(Yicai Global) Aug. 9 -- China's central bank plans to add peer-to-peer defaulter information to its credit system to crack down on borrowers who try to escape their financial obligations.
A workgroup campaigning against online financial risks yesterday sent notices to all provincial governments and authorities leading autonomous regions or municipalities under direct control of the central government, a source close to the People's Bank of China told Yicai Global. The document warned that borrowers were intentionally bailing on debts and were a hazard to P2P lending.
The letter tells financial authorities that P2P platforms within their jurisdiction must provide details of debtors who maliciously abandoned debts between July 1 and Aug. 8 this year. The firms were ordered to respond by 9.30 a.m. today, with local governments required to forward the information on by midday.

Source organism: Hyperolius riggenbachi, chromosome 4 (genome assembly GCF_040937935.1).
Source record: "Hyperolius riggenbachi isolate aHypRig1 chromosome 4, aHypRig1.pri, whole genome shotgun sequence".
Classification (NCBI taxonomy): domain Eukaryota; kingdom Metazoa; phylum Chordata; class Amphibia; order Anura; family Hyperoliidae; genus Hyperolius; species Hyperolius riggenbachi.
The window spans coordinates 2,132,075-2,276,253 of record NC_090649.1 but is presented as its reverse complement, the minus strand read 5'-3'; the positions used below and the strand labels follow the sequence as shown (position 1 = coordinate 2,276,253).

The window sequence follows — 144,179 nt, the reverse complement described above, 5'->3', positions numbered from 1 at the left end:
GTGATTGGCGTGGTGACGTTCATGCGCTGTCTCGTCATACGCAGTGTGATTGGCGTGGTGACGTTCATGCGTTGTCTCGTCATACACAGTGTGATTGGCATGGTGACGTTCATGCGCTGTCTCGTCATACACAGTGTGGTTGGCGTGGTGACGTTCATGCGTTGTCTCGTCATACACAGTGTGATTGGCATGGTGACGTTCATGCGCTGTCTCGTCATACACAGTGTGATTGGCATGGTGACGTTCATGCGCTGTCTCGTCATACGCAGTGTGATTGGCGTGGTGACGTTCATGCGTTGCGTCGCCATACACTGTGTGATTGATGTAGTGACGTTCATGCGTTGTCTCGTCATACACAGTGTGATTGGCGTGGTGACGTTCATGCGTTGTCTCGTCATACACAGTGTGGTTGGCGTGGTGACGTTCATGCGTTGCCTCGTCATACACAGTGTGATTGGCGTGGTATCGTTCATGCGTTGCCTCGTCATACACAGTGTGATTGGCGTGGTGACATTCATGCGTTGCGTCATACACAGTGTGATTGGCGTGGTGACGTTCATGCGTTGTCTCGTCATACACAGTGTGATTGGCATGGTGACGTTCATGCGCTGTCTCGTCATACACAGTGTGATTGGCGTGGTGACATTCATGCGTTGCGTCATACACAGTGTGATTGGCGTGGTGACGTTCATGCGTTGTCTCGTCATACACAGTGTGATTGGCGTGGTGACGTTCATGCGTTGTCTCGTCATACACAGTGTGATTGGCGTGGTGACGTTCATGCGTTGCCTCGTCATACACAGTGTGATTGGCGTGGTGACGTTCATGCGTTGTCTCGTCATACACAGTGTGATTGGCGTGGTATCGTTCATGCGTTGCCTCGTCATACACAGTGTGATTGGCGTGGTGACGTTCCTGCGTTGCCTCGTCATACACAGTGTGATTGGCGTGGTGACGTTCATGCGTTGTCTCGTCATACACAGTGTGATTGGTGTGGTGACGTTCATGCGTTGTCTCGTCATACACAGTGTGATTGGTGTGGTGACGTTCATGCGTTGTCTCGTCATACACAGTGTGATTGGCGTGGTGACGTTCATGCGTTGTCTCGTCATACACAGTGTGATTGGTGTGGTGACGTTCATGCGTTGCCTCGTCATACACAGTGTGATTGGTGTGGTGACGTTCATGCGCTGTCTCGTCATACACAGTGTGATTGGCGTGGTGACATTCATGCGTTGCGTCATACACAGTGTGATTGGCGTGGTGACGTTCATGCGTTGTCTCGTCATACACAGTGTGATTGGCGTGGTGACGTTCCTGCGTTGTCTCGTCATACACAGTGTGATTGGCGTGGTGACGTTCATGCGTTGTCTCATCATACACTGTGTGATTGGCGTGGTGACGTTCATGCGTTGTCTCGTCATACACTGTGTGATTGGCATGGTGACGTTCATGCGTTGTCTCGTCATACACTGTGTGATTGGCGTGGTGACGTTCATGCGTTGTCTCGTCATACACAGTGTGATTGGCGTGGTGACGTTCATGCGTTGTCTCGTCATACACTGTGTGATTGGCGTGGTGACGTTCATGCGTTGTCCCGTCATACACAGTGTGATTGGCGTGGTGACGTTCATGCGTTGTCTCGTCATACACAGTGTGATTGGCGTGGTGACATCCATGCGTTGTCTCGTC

Many debtors, even those who are able to repay their debts, forgo on repayments because they suspect that the lending platform will come under scrutiny and wind up closing down as Beijing looks to better regulate the sector. Some have even tried spreading malicious information to scare off investors.
The workgroup's intervention should help return funds and calm investors quickly, said Fang Song, chairman of the Guangzhou Internet Finance Association. It will also paint a real picture of how many borrowers are defaulting, he added, saying before now the platforms have claimed that no payments were overdue.
China's P2P sector has undergone a major upheaval in recent months. In July, nearly a hundred platforms suspected of self-financing or fraud shut down or left the market to pursue other industries. Though the departure of problematic firms should maybe be seen as a positive, many sector players are finding their confidence has been hampered by the shockwave running through the sector.
Editor: James Boynton